But the most important safeguard is just a set of human eyes, Jutras said. "The primary check is manual, someone actually checking the level," he added. "Backup is the alarm."

The Cleveland tank failure has sparked lawsuits, one of which alleges that even though alarms went off to signal low nitrogen levels in one of the tanks, no one was on site to hear them until the next day, when it was too late for the eggs and embryos stored in it.

These days most fertility clinics send eggs, sperm and embryos that will not be used right away to long-term storage facilities. "They're cheaper in the long run and they all have flawless records," Jutras said.

Until now. Which begs the question: Do the two tank failures mean that fertility clinics need more supervision?

"I think there's good oversight already," said Dr. Alan Penzias chair of the practices committee at American Society for Reproductive Medicine. "Not only do we have the College of American Pathologists (CAP) to certify labs, but we also have FDA guidance with respect to what's required for labs involved in human tissue transfer."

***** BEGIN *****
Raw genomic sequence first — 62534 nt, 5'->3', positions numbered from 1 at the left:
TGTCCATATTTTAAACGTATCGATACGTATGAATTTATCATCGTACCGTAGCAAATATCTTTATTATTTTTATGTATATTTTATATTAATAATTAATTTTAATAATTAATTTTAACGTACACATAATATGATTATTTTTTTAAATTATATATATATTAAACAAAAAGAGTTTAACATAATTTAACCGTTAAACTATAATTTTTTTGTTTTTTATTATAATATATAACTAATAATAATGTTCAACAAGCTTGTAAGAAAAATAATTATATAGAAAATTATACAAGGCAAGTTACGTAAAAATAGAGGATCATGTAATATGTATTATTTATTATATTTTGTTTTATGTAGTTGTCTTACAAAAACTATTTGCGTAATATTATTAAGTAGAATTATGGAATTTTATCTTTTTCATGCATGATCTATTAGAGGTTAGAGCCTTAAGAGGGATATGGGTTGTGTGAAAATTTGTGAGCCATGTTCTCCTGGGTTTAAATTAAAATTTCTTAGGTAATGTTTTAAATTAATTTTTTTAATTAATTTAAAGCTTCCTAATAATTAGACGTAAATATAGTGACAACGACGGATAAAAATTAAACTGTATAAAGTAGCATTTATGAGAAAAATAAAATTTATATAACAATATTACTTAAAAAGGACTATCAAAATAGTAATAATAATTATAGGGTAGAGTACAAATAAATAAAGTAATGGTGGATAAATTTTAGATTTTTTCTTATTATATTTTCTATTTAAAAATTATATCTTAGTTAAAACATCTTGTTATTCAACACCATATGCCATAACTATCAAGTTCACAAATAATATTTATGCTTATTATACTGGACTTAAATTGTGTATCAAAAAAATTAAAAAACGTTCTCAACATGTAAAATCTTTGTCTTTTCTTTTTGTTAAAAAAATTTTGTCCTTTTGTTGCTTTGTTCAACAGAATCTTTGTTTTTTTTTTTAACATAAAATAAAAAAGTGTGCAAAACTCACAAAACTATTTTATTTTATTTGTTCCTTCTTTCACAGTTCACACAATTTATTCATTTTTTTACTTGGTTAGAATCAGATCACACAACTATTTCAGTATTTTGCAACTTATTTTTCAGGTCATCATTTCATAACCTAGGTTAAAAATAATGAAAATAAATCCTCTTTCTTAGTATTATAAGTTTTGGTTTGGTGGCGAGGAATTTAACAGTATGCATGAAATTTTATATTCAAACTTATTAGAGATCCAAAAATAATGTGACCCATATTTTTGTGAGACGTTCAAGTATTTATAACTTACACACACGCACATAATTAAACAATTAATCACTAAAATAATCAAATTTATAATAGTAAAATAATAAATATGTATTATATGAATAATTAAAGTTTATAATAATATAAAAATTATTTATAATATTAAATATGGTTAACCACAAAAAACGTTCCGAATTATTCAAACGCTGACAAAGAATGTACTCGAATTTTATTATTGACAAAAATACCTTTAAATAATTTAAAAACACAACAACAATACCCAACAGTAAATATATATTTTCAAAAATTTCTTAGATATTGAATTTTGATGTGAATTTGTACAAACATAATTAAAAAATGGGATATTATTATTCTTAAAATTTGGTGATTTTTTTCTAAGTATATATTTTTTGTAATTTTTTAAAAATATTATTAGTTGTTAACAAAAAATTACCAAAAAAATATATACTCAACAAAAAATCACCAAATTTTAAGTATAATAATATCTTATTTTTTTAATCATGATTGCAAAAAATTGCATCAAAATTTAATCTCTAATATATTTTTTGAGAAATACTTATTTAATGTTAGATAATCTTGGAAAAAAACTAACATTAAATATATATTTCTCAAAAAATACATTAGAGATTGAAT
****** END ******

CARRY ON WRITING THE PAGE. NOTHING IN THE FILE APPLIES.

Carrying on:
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“And it's not just fertility clinics , it's sperm banks, egg vendors, surrogacy agencies, in all these areas, we don't know how common the mistakes are , because there is no In a section titled, “Why do I need a Secondary or Back-Up Alarm?” the manufacturer also warns, “Your freezer could malfunction .

Overall, 20,000 or so women in the U.S. have preserved their eggs in fertility clinics . Clinic officials said they don't know who disabled the alarm. Consider how the clinic 's staff talk to you, what they say – how professional does the care feel?